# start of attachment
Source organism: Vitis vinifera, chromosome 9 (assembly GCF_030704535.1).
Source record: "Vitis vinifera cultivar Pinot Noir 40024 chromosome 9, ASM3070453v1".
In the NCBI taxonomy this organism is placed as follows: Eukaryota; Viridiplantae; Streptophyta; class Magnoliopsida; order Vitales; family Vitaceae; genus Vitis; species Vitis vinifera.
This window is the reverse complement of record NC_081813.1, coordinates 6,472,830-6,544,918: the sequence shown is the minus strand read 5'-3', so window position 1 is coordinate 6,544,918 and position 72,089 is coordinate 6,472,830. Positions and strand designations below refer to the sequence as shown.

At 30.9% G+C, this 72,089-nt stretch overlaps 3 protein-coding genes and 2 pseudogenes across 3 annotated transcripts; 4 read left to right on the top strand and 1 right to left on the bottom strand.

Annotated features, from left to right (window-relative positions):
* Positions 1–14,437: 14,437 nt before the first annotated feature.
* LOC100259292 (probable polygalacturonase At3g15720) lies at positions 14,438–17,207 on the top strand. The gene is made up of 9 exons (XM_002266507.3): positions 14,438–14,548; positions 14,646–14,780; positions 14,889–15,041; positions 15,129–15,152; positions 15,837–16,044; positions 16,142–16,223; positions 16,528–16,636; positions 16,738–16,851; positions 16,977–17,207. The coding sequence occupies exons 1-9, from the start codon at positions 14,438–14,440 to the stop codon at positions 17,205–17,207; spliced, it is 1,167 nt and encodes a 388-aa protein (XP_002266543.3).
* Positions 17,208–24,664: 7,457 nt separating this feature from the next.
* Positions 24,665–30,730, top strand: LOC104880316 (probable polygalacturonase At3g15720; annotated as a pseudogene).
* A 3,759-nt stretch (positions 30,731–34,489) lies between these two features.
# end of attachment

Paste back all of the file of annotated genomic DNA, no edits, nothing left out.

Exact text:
Source organism: Vitis vinifera, chromosome 9 (assembly GCF_030704535.1).
Source record: "Vitis vinifera cultivar Pinot Noir 40024 chromosome 9, ASM3070453v1".
In the NCBI taxonomy this organism is placed as follows: Eukaryota; Viridiplantae; Streptophyta; class Magnoliopsida; order Vitales; family Vitaceae; genus Vitis; species Vitis vinifera.
This window is the reverse complement of record NC_081813.1, coordinates 6,472,830-6,544,918: the sequence shown is the minus strand read 5'-3', so window position 1 is coordinate 6,544,918 and position 72,089 is coordinate 6,472,830. Positions and strand designations below refer to the sequence as shown.

At 30.9% G+C, this 72,089-nt stretch overlaps 3 protein-coding genes and 2 pseudogenes across 3 annotated transcripts; 4 read left to right on the top strand and 1 right to left on the bottom strand.

Annotated features, from left to right (window-relative positions):
* Positions 1–14,437: 14,437 nt before the first annotated feature.
* LOC100259292 (probable polygalacturonase At3g15720) lies at positions 14,438–17,207 on the top strand. The gene is made up of 9 exons (XM_002266507.3): positions 14,438–14,548; positions 14,646–14,780; positions 14,889–15,041; positions 15,129–15,152; positions 15,837–16,044; positions 16,142–16,223; positions 16,528–16,636; positions 16,738–16,851; positions 16,977–17,207. The coding sequence occupies exons 1-9, from the start codon at positions 14,438–14,440 to the stop codon at positions 17,205–17,207; spliced, it is 1,167 nt and encodes a 388-aa protein (XP_002266543.3).
* Positions 17,208–24,664: 7,457 nt separating this feature from the next.
* Positions 24,665–30,730, top strand: LOC104880316 (probable polygalacturonase At3g15720; annotated as a pseudogene).
* A 3,759-nt stretch (positions 30,731–34,489) lies between these two features.